Access to drugs improved by 1998
"The initial gap in use of PIs and NNRTIs was very substantial between racial groups and people with different kinds of insurance in 1996," Shapiro says. "Those gaps closed somewhat by early 1998, but still remained significant."
The study found a 24% difference in initial use of PIs and NNRTIs between blacks and whites. But by January 1998, that gap had closed to 8%.
Latinos also fared worse than whites on health care access. They reported the least number of office or outpatient visits (23% had fewer than two within the previous six months), and they had the second-worst access on four other measures in the initial survey. Latinos continued to have poor access to the best medical treatment in the follow-up survey, although — as with the other groups — their statistics improved.
Men who have sex with men apparently had better access to care than did people who had become infected with HIV through injection drug use or heterosexual activity.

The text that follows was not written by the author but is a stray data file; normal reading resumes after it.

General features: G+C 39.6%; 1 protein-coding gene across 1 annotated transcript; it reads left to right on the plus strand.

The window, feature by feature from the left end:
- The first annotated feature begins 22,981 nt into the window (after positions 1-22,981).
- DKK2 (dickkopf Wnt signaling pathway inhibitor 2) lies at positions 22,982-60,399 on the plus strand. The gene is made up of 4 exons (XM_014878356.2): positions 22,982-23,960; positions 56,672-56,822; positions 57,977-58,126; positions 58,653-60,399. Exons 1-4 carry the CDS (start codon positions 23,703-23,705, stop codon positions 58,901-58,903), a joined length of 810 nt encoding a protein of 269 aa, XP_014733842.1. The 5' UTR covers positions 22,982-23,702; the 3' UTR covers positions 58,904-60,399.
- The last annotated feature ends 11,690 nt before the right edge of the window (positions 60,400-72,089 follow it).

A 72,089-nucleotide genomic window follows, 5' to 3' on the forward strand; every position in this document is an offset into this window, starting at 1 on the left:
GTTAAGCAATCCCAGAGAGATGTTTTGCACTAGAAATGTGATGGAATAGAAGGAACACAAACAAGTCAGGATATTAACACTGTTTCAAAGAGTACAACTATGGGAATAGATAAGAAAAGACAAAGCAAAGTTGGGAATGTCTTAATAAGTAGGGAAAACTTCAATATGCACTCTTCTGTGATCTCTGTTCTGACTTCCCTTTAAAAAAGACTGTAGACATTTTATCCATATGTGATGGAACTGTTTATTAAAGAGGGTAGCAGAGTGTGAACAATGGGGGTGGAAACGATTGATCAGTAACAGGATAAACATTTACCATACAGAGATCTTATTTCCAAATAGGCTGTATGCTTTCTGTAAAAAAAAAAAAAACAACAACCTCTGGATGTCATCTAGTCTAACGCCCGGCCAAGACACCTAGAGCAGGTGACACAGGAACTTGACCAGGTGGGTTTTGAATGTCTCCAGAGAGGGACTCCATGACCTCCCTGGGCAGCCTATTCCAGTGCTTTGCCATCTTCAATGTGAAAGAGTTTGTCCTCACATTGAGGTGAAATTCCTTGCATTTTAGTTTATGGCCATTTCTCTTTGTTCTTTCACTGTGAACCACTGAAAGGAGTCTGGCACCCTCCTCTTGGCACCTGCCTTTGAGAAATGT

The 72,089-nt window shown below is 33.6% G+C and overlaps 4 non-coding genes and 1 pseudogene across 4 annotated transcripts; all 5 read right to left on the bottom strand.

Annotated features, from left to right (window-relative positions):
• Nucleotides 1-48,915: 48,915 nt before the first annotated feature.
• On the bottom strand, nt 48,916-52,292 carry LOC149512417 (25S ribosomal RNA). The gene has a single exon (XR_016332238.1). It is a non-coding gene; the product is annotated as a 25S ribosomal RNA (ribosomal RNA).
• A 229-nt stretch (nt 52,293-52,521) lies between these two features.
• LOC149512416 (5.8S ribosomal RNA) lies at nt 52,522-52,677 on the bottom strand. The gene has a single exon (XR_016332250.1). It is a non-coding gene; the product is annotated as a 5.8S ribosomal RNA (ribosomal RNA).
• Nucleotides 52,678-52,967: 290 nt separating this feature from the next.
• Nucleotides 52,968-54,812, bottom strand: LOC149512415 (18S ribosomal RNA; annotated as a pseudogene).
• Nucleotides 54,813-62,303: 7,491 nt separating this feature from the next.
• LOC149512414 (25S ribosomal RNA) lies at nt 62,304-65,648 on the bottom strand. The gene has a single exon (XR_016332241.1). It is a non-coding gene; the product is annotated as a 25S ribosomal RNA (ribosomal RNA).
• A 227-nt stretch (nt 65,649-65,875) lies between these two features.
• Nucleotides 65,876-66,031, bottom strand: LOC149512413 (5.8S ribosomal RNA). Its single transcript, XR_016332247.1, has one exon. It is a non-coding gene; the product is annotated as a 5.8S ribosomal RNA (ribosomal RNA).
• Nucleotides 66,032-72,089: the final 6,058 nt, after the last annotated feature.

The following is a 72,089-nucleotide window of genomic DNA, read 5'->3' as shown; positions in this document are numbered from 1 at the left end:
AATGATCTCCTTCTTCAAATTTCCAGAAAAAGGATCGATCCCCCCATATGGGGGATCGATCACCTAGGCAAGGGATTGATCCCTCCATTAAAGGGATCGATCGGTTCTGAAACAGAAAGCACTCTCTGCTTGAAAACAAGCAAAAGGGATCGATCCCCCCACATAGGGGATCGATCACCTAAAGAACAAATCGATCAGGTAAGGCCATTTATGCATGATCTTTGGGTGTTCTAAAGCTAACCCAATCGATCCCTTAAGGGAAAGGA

The poor, minorities, and other disadvantaged groups waited much longer to try the newest anti retroviral therapies, the study showed. Blacks waited an average of 13.5 months, while whites waited an average of 10.6 months. Uninsured patients waited an average of 13.9 months, and Medicaid beneficiaries waited 12.4 months on average. People with private, fee-for-service insurance waited only 9.4 months. The wait for patients with HMO coverage was slightly more than for private, fee-for-service insurance.
These statistics also showed a gender gap. Women waited an average of 13.5 months for the latest drugs, while men waited an average of 11.2 months.
Researchers concluded that as newer therapies become available, the medical community should question whether these therapies are available to all populations who need them.
"One has to be concerned that as HIV therapy evolves, some groups will continue to have better access to better HIV care than others," Shapiro says. "And we clearly have to find ways to ameliorate those differences."
1. Shapiro MF, Morton SC, McCaffrey DF, et al. Variations in the care of HIV-infected adults in the United States: Results from the HIV cost and services utilization study. JAMA 1999; 281:2,305-2,315.